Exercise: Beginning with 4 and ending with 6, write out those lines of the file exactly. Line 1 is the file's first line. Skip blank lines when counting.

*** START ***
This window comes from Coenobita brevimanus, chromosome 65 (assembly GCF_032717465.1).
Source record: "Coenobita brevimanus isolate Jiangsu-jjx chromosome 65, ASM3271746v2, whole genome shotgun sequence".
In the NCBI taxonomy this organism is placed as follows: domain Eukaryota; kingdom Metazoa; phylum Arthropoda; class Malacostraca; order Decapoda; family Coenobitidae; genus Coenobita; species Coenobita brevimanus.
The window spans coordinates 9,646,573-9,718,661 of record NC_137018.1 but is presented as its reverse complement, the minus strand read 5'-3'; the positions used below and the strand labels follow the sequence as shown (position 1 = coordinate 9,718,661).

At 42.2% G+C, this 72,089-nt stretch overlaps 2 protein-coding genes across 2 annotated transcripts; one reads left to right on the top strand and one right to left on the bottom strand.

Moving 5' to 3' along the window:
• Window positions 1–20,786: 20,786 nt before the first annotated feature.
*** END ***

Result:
The window spans coordinates 9,646,573-9,718,661 of record NC_137018.1 but is presented as its reverse complement, the minus strand read 5'-3'; the positions used below and the strand labels follow the sequence as shown (position 1 = coordinate 9,718,661).

At 42.2% G+C, this 72,089-nt stretch overlaps 2 protein-coding genes across 2 annotated transcripts; one reads left to right on the top strand and one right to left on the bottom strand.

Moving 5' to 3' along the window: